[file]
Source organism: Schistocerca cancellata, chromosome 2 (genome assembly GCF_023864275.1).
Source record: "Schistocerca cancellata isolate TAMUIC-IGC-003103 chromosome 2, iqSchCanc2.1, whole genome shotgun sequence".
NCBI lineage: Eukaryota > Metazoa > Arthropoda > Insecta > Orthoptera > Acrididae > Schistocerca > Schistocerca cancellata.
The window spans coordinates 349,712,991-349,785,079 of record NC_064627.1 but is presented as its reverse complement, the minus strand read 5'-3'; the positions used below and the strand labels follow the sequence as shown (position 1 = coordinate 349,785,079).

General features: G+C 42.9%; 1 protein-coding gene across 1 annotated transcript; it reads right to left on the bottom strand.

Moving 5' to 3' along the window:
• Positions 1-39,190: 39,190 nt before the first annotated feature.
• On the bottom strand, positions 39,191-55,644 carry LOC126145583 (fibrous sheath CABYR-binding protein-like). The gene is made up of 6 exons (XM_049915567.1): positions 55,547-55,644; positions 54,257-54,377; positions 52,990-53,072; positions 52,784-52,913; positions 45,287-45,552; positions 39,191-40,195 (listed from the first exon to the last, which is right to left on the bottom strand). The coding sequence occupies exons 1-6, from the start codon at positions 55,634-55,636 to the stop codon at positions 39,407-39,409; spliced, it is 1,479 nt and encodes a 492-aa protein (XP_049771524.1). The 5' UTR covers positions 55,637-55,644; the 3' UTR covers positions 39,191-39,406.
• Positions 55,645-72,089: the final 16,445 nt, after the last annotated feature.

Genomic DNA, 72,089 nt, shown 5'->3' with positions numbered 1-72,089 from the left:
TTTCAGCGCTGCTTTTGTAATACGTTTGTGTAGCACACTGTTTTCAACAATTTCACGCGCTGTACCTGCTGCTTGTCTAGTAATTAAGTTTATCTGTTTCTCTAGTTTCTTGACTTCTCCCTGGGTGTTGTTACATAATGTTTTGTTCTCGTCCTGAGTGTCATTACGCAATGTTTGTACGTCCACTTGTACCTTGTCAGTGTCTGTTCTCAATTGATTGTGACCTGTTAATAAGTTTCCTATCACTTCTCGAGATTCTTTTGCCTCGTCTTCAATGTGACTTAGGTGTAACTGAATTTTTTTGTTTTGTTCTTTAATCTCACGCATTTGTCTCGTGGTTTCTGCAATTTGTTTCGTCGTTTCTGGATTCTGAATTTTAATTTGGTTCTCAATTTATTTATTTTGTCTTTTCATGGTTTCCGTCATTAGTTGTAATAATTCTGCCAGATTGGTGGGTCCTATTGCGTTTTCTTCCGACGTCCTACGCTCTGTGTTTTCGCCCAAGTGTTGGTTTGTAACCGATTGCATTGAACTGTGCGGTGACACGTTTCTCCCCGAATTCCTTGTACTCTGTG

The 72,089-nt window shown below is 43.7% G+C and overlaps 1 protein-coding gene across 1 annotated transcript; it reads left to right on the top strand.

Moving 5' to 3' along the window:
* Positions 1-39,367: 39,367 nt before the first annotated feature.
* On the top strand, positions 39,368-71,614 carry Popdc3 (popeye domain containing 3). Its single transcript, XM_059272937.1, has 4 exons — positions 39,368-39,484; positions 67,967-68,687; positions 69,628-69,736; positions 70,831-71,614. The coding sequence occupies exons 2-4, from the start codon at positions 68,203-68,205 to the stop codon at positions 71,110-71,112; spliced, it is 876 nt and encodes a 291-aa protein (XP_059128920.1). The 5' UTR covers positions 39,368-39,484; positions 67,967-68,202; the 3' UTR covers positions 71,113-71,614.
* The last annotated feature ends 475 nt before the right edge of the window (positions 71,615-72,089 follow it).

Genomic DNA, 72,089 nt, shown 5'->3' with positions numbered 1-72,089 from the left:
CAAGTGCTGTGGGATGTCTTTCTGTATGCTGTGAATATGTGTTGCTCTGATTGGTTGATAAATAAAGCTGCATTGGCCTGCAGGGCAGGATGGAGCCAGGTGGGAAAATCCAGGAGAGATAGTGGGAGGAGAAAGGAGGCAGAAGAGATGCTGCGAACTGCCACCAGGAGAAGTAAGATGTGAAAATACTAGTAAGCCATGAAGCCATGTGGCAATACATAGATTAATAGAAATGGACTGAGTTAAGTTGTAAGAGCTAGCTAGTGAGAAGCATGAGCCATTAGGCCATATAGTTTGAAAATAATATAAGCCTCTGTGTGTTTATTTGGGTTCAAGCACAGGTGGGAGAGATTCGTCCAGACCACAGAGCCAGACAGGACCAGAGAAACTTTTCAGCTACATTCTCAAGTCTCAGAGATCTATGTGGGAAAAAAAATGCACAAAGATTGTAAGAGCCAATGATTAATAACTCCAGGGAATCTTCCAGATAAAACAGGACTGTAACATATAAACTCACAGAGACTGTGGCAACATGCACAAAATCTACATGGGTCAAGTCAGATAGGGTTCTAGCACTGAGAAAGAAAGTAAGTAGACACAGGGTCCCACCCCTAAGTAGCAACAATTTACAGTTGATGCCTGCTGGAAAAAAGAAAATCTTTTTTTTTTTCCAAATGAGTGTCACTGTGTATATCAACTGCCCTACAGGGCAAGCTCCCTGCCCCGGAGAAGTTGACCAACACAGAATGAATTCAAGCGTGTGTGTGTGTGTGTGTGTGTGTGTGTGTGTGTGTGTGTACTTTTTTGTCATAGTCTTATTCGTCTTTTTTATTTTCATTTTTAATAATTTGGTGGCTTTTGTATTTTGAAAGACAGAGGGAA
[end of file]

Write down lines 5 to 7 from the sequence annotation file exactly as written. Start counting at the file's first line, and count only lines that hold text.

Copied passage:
General features: G+C 42.9%; 1 protein-coding gene across 1 annotated transcript; it reads right to left on the bottom strand.

Moving 5' to 3' along the window:
• Positions 1-39,190: 39,190 nt before the first annotated feature.